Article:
Cuts slice into Saskatoon Public Schools education funding as the budget balances out

Saskatoon Public Schools has approved the operating budget for the upcoming school year, but cutbacks have come down to make ends meet.

“We’re appreciative of the additional funding we’ve received,” said SPS board chair Colleen MacPherson.

“That said, there is still chronic underfunding pressures throughout the division we will need to address but the focus of this budget is directly supporting classrooms where the resources are needed most.”

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In March, operational funding was raised to $256 million for the school division from $253.2 million the year before.

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In June, an extra $8 million was added, with $2.7 million allocated to class size and composition of funding, and $5.3 million for enrollment growth.

“The school division is expecting an additional 1,036 students in September 2023, which means our total enrollment will top 28,000,” MacPherson said.

“We are excited to welcome so many new students but with increased enrolment comes increased pressures so we’ve chosen to invest every additional dollar at the classroom level to better support our students and staff.”

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Projected enrollment for September was set at 28,294 students, but SPS noted that projected enrollment the year before was 26,590 with the actual number hitting 27,258.

“The division is proud to welcome so many additional students. However, growth does provide challenges, especially in terms of facility space,” read the report.

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The report also noted that there is a large gap between inflation-adjusted per-student funding and actual per-student funding, supporting this information with a graph.

A graph from Saskatoon Public Schools showing the difference between current per student funding and funding adjusted for inflation.

Saskatoon Public Schools

The school division laid out some of the additions to this year’s budget, as well as some of the cutbacks it has had to make.

Additions include more teaching roles, educational assistants and other staff to contend with the increased enrollment.

Some of the cutbacks listed include:

  • The introduction of a lunch supervision fee of $50 per student per year in secondary schools, similar to the elementary fee established last year. The elementary lunch supervision fee remains unchanged at $100 per student per year to a maximum of $200 per family.
  • recovering a portion of costs for early learning center spaces in schools
  • rental rate increases for after-hour school gym rentals
  • transportation efficiencies
  • The Alternate Education Transition program at Central Office will be dissolved. These students have met graduation requirements and have the opportunity to upgrade two classes for free, similar to any other student who has graduated from Saskatoon Public Schools.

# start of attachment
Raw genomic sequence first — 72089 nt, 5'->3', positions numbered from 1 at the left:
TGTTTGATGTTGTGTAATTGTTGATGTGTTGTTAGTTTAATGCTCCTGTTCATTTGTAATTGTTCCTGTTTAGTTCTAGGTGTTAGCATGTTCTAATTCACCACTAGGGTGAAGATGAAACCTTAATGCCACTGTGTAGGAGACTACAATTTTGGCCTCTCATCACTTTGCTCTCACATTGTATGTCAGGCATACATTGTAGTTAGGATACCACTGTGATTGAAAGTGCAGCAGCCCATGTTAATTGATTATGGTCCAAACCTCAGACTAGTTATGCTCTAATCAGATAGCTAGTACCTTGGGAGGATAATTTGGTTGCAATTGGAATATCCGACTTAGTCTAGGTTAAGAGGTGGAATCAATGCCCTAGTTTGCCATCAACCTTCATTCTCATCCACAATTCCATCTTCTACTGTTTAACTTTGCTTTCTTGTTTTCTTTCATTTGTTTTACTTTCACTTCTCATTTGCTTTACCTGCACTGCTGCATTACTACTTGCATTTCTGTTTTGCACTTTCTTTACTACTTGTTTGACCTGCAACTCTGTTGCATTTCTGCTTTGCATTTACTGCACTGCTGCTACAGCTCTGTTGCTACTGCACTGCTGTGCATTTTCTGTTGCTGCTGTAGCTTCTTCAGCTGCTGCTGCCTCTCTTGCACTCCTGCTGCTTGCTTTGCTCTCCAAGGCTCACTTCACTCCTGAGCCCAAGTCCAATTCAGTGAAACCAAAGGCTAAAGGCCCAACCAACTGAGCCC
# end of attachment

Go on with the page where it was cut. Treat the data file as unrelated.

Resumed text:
• A reduced complement of teacher librarians from 6.75 full-time equivalent jobs to 3.0 who will support schools using a centralized model.
  • Elimination of post-pandemic outreach workers and learning support teachers as the one-time funding has been spent.

When asked about there being only three librarians for the whole school division, MacPherson said these were part of the “extraordinarily tough decisions” they had to make to not impact classrooms.

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“You can imagine there used to be a day when every library had a librarian and a technician.”

She said this wasn’t just something negatively impacting Saskatoon Public Schools, but across the entire province.

“We need to think about education funding as an investment, not an expense.”

“We are investing in our own collective future because without a robust, well-funded education system the prospects of a social and economic future become dimmer and dimmer for this province. We have to connect the dots between education and the goals we’ve set as a province for where we want to be in the future,” MacPherson added.

The board said it would continue to advocate for changes in funding from the Ministry of Education.

Some of the SPS improvements are looking to include sustainable funding, funding supports for students with special needs, funding to eliminate the learning disparity for First Nations students, locally negotiated and provincial collective agreements, cost increases to address inflation, the carbon tax and Canada Pension Plan payments, capital funding to prevent breakdowns, insurance claims and service outages, and funding for technology as well as the goals in the newly approved Provincial Education Plan.

School divisions are required to submit their budget to the ministry by July 31.

The Ministry of Education said it will review the 2023-24 Saskatoon Public School Division’s budget once it is received.

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